Do you want to get more conversions from your YouTube ads? Wondering how to expand your campaigns without compromising performance?
In this article, you’ll learn how to scale YouTube ads to amplify your results.
#1: How to Test YouTube Ads and Set Benchmarks
The key to scaling YouTube ads successfully is knowing which campaigns to use and when to take action. That means you need to test various campaign and ad elements to find those that reach or exceed your goals. Let’s walk through the testing and goal-setting process.
How to Test YouTube Ads
To test audience or content targeting methods, create two or more identical YouTube campaigns in Google Ads, using different sets of targeting options. Make sure to test just one variable at a time. In other words, you can compare either audience segments or content targeting but don’t attempt to test both at the same time.
Although your YouTube ads can technically target any combination of keywords, topics, or placements, it’s best to use one type of content targeting at a time. (If you try to combine them, you may see an alert in your Google Ads dashboard.) Consider testing groups of keywords, topics, and placements against each other or comparing content targeting options.
To get more accurate results from audience testing, avoid enabling Google Ads’ Audience Expansion tool. Since this tool allows YouTube to deliver ads to people similar to your current segments, it effectively broadens your audience targeting.
Then run your test campaigns for enough time to get statistically significant results. The exact timing depends on the campaign type but you should aim to get about 100 conversions before comparing results and determining a winner.
How to Use Google Ads’ Experiments Tool
Testing creatives is a little easier thanks to Google Ads’ built-in Experiments tool. To use the tool, create two to four video campaigns that are identical aside from the creative. Then open the Experiments tool from the left sidebar in your Google Ads dashboard.
Select Video and set up the experiment.
Add each test campaign as a separate arm and choose a success metric. In some cases, you may have access to Google Ads’ Brand Lift test, but in most cases, cost per conversion is the default success metric.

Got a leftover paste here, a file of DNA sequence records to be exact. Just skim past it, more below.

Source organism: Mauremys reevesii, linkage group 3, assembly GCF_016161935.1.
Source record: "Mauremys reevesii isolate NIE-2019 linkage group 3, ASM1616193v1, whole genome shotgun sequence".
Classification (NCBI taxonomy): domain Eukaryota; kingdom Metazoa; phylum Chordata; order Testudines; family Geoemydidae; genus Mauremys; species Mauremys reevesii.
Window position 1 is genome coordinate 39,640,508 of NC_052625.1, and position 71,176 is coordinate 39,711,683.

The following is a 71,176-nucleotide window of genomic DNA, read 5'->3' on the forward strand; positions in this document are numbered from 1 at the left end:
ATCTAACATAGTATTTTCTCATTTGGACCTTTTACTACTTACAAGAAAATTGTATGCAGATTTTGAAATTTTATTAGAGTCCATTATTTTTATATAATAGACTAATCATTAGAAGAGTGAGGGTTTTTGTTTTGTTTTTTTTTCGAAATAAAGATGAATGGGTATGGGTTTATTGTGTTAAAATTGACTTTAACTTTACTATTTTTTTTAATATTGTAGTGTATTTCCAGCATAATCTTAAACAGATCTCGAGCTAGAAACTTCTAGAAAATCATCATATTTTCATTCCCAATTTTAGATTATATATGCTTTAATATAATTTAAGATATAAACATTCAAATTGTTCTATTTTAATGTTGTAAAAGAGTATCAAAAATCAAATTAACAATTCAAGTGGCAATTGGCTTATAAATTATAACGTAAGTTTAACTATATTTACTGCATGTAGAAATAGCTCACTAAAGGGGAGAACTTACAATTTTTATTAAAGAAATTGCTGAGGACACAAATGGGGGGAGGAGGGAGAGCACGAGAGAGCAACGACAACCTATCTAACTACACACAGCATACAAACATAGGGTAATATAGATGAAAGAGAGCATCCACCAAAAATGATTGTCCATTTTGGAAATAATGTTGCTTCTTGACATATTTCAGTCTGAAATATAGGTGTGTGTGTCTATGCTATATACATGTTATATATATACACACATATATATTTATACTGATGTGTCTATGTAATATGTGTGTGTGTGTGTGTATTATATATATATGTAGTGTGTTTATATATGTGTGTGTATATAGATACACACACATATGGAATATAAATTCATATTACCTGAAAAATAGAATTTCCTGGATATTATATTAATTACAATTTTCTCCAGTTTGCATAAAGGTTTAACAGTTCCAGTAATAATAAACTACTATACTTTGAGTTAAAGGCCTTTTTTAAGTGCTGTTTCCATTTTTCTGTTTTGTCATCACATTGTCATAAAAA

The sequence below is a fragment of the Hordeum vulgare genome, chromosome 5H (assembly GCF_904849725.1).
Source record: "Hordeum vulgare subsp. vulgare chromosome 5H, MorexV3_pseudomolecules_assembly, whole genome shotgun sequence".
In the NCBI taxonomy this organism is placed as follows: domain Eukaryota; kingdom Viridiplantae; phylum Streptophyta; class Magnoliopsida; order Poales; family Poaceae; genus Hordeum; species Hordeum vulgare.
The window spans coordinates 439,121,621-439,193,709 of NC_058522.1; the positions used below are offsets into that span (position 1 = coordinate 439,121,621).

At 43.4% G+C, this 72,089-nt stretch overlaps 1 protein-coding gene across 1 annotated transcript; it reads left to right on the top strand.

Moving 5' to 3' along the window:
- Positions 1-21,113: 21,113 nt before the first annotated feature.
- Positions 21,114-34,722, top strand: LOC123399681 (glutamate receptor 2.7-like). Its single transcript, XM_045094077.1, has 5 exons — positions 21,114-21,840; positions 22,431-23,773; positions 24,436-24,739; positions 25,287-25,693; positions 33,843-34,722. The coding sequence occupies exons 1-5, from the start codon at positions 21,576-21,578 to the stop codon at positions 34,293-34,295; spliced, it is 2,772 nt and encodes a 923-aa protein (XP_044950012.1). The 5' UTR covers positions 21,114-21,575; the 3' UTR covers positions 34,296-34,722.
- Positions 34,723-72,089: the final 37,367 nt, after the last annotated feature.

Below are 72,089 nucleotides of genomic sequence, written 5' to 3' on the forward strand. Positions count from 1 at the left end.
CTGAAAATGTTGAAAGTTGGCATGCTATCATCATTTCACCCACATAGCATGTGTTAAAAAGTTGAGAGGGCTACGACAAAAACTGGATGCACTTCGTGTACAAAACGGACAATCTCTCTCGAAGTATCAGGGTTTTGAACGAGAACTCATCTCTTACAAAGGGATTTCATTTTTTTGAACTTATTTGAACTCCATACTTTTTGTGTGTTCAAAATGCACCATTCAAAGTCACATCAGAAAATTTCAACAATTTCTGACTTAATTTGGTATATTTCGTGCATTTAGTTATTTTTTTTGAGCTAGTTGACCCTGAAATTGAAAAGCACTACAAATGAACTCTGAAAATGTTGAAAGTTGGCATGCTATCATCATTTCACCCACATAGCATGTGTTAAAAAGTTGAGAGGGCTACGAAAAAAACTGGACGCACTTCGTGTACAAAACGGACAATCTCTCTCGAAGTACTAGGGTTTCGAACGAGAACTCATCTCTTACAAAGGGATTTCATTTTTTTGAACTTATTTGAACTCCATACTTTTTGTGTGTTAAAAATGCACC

Once the experiment starts running, you can check results on the Video Experiments tab in the left sidebar. When the experiment ends, prioritize running the campaign with the winning creative.
How to Set YouTube Advertising Goals and Benchmarks
Comparing your YouTube ad performance to industry averages can help you ensure a campaign is on the right track. But what matters most is whether your campaigns meet your organization’s internal goals.
You can set click and conversion goals by working backward from your target revenue or sales numbers. Use your website’s average conversion rate to calculate the number of clicks you need to generate the sales or revenue you want.
How much should you pay for views, clicks, or conversions? Use your internal data to pinpoint how much you can afford to spend on these key actions. Once your campaigns reach those goals consistently or dip below your target cost per action (CPA), you can consider scaling them.
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#2: How to Scale YouTube Ads Vertically
Once a campaign consistently reaches or exceeds your goals, you have two main options for scaling it. Known as vertical scaling, the first option involves spending more by increasing the campaign budget and potentially adjusting the bid, too.
You can adjust a YouTube campaign budget by going to your Google Ads dashboard and navigating to the Campaigns tab. In the Budget column, click the pencil icon and enter the new budget amount.
How much should you adjust your campaign budget? There’s no magic percentage for increasing YouTube ad spend and there’s no need to adjust it incrementally like you would with Facebook ads. You can double, triple, or 10x your budget to meet your team’s goals.
Although Google Ads does have a learning phase, budget changes don’t usually re-trigger this period of unpredictable performance. In fact, Google Ads may even recommend that you increase your campaign budget dramatically.
In the Status column for your campaign, you may see a Limited by Budget alert that indicates your budget is too low for the potential conversions available. If you click on the status, you can see Google Ads’ automated recommendations and projected results. You can select any of the recommended options or enter a custom amount.